The budget request also asks again for Congress to terminate the SOFIA airborne telescope, which NASA contends is not producing enough science to justify its $80 million annual cost. Congress has repeatedly refused to do so in past years. As should be expected, Congress will likely not cancel SOFIA again, as it likes to spend money we don’t have.

The goal of the increased funding for Artemis is also to continue the SLS program for many years to come. Expect Congress to also fund this in the coming few years, though the long term future of SLS remains in doubt, especially if SpaceX’s Starship begins flying. Artemis won’t be cancelled by our spendthrift Congress, but Congress will likely decide to shift that spending to Starship and other private rockets rather than SLS as those private rockets come on line.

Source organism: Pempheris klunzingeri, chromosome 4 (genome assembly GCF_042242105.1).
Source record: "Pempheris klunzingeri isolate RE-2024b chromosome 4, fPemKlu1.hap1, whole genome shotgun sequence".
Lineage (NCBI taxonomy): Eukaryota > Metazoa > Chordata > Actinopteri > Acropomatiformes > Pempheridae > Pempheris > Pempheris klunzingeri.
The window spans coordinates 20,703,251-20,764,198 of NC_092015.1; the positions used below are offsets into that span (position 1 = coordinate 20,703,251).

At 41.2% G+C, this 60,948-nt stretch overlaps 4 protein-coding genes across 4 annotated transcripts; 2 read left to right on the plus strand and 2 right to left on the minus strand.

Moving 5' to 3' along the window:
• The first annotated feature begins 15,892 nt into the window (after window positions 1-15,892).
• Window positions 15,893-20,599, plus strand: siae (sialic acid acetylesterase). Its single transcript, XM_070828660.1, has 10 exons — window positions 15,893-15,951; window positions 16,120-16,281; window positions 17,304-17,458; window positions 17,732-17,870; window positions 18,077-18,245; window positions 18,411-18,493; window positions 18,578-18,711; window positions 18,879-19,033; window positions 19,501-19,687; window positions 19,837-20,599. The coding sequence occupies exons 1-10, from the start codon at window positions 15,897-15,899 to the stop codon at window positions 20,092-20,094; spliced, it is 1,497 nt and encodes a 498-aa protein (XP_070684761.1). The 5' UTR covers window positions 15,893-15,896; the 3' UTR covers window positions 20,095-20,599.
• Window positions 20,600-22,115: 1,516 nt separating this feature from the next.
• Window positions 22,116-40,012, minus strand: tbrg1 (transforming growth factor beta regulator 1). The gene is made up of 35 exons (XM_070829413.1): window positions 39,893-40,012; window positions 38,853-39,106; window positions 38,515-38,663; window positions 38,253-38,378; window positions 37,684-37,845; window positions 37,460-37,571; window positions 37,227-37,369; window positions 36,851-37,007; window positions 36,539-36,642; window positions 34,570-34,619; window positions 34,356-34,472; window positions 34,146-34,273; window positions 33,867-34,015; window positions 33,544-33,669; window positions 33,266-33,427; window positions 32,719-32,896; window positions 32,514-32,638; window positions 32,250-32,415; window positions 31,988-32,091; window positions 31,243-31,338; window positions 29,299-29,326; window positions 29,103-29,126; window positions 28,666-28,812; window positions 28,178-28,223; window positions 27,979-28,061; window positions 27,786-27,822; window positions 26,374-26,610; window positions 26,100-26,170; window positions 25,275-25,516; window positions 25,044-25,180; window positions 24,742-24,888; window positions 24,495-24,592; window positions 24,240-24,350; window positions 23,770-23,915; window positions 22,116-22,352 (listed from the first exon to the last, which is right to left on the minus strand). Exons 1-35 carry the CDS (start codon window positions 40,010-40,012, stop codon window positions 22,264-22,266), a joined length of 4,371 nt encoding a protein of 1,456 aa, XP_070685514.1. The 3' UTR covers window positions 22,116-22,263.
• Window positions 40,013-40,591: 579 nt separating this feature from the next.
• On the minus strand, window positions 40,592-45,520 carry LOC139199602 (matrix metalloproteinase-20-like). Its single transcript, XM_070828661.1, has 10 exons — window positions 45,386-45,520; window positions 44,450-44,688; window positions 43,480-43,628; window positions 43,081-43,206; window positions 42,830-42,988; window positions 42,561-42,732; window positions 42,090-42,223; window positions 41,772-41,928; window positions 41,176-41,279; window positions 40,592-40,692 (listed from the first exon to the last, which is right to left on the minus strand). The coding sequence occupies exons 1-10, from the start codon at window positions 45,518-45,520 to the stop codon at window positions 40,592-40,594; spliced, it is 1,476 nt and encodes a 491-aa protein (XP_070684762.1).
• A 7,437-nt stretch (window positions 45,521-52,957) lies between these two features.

All in all, expect Congress to give NASA more cash, but not as much as the agency requests.

Five European and Canadian teams win ESA contest to develop lunar rovers

Capitalism in space: Five European and Canadian teams have been awarded 75K euro contracts to develop their own lunar rovers, with these winners determined during a European Space Agency (ESA) contest that tested a prototype design in a simulated lunar polar environment.

“The competing rovers had to navigate and map the whole test environment to prospect for useable resources – meaning first of all to track down their location, identify the best and safest passages to access them, then to gather information about the characteristics and the composition of the rocks they find,” explains Massimo Sabbatini, overseeing the contest’s first phase for ESA.